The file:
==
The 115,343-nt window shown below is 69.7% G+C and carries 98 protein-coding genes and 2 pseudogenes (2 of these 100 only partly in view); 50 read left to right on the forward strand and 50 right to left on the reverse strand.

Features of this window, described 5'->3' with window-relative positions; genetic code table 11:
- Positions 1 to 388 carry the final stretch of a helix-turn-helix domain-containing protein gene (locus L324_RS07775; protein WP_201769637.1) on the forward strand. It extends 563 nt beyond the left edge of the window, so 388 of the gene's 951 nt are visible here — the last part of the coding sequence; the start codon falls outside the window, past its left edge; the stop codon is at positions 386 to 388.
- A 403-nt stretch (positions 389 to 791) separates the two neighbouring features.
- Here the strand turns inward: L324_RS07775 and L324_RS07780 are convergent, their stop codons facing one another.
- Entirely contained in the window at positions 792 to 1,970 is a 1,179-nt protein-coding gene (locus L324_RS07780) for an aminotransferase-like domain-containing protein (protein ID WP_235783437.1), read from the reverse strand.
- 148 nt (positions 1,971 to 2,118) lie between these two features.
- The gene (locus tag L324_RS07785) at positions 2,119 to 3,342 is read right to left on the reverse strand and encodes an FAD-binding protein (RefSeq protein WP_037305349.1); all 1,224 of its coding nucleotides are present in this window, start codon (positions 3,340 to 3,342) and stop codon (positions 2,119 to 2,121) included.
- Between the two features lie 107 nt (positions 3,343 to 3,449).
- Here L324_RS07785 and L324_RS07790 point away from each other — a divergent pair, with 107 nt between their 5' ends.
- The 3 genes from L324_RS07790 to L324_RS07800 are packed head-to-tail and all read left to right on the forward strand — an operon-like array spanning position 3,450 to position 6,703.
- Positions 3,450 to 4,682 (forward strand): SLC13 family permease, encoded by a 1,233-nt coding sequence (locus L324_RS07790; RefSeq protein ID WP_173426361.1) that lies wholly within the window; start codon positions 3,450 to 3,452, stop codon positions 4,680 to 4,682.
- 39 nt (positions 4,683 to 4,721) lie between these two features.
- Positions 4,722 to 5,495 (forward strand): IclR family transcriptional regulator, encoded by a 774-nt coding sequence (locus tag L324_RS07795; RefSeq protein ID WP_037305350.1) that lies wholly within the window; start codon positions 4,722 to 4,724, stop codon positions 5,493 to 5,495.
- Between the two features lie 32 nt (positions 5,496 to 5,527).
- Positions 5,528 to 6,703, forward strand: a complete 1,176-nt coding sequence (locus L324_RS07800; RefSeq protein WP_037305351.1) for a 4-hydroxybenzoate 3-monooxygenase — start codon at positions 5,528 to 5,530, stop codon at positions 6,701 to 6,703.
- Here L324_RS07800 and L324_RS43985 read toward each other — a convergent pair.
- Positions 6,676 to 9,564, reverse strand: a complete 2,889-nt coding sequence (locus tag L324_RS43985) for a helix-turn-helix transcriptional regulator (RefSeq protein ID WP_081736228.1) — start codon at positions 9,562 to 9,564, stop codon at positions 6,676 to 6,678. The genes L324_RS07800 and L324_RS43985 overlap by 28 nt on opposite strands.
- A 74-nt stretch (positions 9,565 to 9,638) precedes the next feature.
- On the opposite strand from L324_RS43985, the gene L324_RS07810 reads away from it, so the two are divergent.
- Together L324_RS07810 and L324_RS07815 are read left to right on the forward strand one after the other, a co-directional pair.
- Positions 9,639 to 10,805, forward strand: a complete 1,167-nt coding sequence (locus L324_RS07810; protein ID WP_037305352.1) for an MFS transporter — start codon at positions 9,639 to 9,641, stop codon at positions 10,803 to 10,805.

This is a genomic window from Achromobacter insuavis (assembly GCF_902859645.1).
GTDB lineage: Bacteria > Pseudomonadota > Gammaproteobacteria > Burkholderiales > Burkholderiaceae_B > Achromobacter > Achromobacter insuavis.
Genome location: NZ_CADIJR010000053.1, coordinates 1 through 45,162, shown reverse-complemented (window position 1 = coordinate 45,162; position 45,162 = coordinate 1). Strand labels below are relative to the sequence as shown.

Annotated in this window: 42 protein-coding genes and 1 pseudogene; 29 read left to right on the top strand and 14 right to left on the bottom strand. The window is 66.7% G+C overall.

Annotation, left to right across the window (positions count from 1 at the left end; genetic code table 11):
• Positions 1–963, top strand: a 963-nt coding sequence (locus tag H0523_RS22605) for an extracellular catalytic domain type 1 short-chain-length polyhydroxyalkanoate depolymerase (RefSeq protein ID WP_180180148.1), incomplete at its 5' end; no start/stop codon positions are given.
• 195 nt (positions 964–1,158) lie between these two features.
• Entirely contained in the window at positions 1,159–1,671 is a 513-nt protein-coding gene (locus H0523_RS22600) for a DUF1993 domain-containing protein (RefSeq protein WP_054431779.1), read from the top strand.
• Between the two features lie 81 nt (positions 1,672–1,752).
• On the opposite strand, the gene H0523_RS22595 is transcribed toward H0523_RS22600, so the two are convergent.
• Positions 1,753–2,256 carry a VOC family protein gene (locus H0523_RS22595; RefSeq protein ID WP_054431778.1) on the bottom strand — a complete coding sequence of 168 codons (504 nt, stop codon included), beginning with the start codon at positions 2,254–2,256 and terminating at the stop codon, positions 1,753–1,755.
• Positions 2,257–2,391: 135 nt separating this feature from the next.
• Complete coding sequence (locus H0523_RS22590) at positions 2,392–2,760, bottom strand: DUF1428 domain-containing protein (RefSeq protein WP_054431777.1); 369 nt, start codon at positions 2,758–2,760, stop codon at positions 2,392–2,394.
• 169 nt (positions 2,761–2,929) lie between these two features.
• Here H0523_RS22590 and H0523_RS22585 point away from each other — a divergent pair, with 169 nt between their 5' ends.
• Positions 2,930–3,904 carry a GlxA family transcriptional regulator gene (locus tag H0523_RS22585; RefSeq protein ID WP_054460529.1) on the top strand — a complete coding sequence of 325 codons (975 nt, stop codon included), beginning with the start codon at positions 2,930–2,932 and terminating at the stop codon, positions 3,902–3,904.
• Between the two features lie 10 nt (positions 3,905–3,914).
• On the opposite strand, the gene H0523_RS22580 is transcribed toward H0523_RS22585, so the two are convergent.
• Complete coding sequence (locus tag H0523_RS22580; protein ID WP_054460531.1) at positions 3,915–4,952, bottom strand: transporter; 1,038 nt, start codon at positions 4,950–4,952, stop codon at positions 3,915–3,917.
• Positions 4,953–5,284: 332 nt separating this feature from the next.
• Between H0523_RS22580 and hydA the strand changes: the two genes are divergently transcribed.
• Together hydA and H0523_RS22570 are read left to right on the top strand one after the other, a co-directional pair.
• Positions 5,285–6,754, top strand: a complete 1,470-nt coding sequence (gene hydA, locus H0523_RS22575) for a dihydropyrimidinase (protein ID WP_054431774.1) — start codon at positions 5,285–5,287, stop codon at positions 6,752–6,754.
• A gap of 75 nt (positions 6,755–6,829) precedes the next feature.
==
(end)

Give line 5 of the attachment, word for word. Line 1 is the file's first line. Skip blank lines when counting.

- Here the strand turns inward: L324_RS07775 and L324_RS07780 are convergent, their stop codons facing one another.